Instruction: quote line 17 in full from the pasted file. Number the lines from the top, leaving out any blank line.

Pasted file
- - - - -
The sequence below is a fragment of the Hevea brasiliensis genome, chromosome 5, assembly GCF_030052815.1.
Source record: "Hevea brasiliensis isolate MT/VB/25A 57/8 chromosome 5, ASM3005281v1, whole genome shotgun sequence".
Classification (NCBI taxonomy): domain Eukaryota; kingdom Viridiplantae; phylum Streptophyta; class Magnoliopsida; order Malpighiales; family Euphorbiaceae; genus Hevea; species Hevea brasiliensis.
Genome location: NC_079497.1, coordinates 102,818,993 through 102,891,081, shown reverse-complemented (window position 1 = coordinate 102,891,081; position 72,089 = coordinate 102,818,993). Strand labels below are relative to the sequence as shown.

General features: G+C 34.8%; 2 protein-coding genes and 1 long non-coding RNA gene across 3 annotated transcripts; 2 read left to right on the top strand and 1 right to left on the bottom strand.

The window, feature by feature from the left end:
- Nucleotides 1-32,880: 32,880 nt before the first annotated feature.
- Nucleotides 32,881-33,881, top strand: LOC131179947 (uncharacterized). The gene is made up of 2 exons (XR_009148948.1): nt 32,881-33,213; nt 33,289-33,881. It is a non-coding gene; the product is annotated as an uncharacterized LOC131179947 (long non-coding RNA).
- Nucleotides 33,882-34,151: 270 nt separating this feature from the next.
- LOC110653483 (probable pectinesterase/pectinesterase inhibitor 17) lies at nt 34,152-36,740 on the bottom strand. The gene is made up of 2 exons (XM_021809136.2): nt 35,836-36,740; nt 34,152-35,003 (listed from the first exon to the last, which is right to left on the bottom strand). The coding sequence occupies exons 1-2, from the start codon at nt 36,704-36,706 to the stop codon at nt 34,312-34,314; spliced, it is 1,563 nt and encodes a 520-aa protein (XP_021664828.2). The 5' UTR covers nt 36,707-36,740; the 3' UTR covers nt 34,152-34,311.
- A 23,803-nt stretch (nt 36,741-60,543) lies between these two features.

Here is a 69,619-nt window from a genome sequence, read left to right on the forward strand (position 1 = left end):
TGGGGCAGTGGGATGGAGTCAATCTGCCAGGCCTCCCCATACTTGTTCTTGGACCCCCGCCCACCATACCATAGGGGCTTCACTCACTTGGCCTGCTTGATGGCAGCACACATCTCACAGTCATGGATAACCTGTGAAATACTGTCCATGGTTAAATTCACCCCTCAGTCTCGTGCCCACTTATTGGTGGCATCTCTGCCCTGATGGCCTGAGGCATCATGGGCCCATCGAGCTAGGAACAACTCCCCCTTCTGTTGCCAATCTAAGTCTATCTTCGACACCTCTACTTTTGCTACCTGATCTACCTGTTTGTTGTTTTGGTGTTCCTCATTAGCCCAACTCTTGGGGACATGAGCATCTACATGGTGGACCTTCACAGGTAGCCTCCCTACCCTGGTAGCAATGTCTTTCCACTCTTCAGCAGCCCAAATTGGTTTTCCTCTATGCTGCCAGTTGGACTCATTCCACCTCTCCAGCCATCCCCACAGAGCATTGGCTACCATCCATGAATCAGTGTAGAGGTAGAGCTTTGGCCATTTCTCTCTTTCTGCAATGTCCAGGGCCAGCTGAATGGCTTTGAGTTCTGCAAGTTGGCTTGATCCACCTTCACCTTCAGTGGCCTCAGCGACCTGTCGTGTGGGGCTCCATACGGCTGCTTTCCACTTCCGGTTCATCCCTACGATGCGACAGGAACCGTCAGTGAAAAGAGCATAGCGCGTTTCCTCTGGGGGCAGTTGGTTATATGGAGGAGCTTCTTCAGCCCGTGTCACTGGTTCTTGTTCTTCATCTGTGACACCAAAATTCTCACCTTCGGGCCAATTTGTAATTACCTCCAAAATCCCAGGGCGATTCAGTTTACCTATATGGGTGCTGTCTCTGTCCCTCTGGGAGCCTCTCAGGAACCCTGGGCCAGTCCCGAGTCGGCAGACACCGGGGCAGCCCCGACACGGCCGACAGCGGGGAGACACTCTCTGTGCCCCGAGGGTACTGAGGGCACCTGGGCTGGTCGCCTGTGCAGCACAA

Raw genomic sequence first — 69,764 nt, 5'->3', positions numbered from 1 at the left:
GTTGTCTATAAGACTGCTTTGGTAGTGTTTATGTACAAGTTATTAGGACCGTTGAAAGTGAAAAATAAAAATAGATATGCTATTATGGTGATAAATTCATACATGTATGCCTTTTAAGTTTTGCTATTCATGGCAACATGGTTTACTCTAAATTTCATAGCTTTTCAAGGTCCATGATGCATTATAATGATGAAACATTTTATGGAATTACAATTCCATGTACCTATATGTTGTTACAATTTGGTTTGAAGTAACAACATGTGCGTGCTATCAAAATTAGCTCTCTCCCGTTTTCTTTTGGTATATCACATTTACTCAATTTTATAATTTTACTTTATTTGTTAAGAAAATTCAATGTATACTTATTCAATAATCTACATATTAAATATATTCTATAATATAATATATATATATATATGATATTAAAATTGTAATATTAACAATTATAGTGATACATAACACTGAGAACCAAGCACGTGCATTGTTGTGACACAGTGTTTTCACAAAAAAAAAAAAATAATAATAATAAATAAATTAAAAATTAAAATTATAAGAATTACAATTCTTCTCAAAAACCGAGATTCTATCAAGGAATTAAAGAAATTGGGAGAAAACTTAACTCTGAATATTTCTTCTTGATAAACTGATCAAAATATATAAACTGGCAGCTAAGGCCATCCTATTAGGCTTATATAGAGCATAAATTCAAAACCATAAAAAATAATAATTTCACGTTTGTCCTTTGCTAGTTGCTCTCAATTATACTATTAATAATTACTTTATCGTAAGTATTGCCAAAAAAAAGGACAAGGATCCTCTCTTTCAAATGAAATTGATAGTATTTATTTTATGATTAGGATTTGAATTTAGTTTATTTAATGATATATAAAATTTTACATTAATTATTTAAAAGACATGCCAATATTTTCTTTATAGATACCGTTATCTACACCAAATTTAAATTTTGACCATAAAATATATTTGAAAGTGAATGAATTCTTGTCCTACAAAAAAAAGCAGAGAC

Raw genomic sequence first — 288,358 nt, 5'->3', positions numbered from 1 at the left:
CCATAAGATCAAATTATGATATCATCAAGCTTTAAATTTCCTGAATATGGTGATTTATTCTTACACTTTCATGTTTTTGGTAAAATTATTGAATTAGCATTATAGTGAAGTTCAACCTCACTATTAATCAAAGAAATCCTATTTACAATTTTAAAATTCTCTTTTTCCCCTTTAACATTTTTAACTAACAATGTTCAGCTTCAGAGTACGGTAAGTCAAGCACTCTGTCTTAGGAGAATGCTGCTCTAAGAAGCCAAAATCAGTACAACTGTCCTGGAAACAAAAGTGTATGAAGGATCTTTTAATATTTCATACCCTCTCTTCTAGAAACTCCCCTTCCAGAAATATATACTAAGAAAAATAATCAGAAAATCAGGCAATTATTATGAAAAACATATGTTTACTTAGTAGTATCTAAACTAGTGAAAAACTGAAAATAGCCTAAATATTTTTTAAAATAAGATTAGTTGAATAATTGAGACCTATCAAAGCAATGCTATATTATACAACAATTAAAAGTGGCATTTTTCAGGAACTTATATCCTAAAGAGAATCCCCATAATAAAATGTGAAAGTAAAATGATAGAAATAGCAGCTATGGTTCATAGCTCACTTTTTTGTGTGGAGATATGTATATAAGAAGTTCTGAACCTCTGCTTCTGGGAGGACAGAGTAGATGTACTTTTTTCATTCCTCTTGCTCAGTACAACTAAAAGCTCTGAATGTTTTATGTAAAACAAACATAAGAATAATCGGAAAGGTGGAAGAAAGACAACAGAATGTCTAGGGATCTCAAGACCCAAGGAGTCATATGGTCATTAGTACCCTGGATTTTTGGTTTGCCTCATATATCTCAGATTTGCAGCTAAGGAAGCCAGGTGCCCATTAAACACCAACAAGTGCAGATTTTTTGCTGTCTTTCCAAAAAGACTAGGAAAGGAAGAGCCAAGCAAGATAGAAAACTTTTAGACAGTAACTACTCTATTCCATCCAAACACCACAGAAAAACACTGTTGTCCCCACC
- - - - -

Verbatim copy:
CCATAAGATCAAATTATGATATCATCAAGCTTTAAATTTCCTGAATATGGTGATTTATTCTTACACTTTCATGTTTTTGGTAAAATTATTGAATTAGCATTATAGTGAAGTTCAACCTCACTATTAATCAAAGAAATCCTATTTACAATTTTAAAATTCTCTTTTTCCCCTTTAACATTTTTAACTAACAATGTTCAGCTTCAGAGTACGGTAAGTCAAGCACTCTGTCTTAGGAGAATGCTGCTCTAAGAAGCCAAAATCAGTACAACTGTCCTGGAAACAAAAGTGTATGAAGGATCTTTTAATATTTCATACCCTCTCTTCTAGAAACTCCCCTTCCAGAAATATATACTAAGAAAAATAATCAGAAAATCAGGCAATTATTATGAAAAACATATGTTTACTTAGTAGTATCTAAACTAGTGAAAAACTGAAAATAGCCTAAATATTTTTTAAAATAAGATTAGTTGAATAATTGAGACCTATCAAAGCAATGCTATATTATACAACAATTAAAAGTGGCATTTTTCAGGAACTTATATCCTAAAGAGAATCCCCATAATAAAATGTGAAAGTAAAATGATAGAAATAGCAGCTATGGTTCATAGCTCACTTTTTTGTGTGGAGATATGTATATAAGAAGTTCTGAACCTCTGCTTCTGGGAGGACAGAGTAGATGTACTTTTTTCATTCCTCTTGCTCAGTACAACTAAAAGCTCTGAATGTTTTATGTAAAACAAACATAAGAATAATCGGAAAGGTGGAAGAAAGACAACAGAATGTCTAGGGATCTCAAGACCCAAGGAGTCATATGGTCATTAGTACCCTGGATTTTTGGTTTGCCTCATATATCTCAGATTTGCAGCTAAGGAAGCCAGGTGCCCATTAAACACCAACAAGTGCAGATTTTTTGCTGTCTTTCCAAAAAGACTAGGAAAGGAAGAGCCAAGCAAGATAGAAAACTTTTAGACAGTAACTACTCTATTCCATCCAAACACCACAGAAAAACACTGTTGTCCCCACC